The poem, “Goblin Market” by Christina Rossetti, was originally intended to be a fairytale to teach children the simple cliché: “Don’t trust strangers.” Nevertheless, whether intended or not, the convoluted manner in which Rossetti crafts this poem, demonstrates that there are deeper meanings to this poem. The poem is no longer regarded as just a children’s fable, but instead is viewed as social commentary in which Rossetti is commenting about the world around her. The poem can be understood more deeply when it is interpreted through
Marxist criticism. Marxist criticism, utilizes beliefs and ideas generated from Karl Marx. It involves analyzing the social structure, such as race, class and culture, and the distribution of wealth and power in a society. Utilizing Marxism criticism, we can further delve under the poem’s deceivingly innocent and childlike facade and better understand the socioeconomic relationships and social injustices that took place during this time period, the Victorian era.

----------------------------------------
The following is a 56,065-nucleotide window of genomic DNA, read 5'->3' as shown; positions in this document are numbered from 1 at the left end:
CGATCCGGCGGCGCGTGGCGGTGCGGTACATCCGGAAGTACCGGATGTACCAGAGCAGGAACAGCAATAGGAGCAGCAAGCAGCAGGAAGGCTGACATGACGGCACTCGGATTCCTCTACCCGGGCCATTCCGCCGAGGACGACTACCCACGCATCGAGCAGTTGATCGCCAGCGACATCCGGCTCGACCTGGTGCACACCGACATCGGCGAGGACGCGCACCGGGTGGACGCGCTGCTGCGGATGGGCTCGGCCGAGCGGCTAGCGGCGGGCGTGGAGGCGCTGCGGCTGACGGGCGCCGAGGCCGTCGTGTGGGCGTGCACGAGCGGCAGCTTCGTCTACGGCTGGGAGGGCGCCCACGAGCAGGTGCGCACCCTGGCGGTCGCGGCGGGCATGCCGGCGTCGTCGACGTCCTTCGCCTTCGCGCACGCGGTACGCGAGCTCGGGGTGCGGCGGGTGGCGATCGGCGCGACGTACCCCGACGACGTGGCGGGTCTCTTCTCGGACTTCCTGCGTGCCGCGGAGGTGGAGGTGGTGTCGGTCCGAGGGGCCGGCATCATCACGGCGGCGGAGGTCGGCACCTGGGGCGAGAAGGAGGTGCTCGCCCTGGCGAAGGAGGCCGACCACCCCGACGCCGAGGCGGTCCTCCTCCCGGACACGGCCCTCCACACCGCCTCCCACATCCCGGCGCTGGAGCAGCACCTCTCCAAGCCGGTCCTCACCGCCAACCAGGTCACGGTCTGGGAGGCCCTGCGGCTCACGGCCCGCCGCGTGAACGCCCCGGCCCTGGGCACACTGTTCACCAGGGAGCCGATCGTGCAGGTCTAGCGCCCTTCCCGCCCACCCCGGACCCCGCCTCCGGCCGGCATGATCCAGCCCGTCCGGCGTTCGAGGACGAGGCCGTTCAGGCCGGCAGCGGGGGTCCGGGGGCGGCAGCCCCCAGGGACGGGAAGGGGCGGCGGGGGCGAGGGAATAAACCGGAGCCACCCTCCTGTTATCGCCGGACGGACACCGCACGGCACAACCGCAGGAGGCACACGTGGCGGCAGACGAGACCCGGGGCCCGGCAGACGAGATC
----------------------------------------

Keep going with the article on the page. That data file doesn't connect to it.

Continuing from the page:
Through the use of Marxist criticism, the “Goblin Market” by Christina Rossetti becomes a social commentary that explores the issues of capitalism and seeks to debunk social injustices.
Marxism states that the power in society lies with the people who have more money or goods and that the class struggle can only be ended by a revolution of the proletariat, the laboring class. In “Goblin Market” Rossetti shows the class stratification between the two sisters and the goblin men, the latter being more powerful and controlling in the society. This class status is maintained till the end of the poem when Lizzie, a member of the proletariat, fights back and there is a revolution to usurp the power of the bourgeoisie. “Give me back my silver penny/ I tossed you for a fee.”−/ They began to scratch their pates,/ No longer wagging, purring,/ But visibly demurring”; Lizzie uses her money to buy the fruit and take back the power of the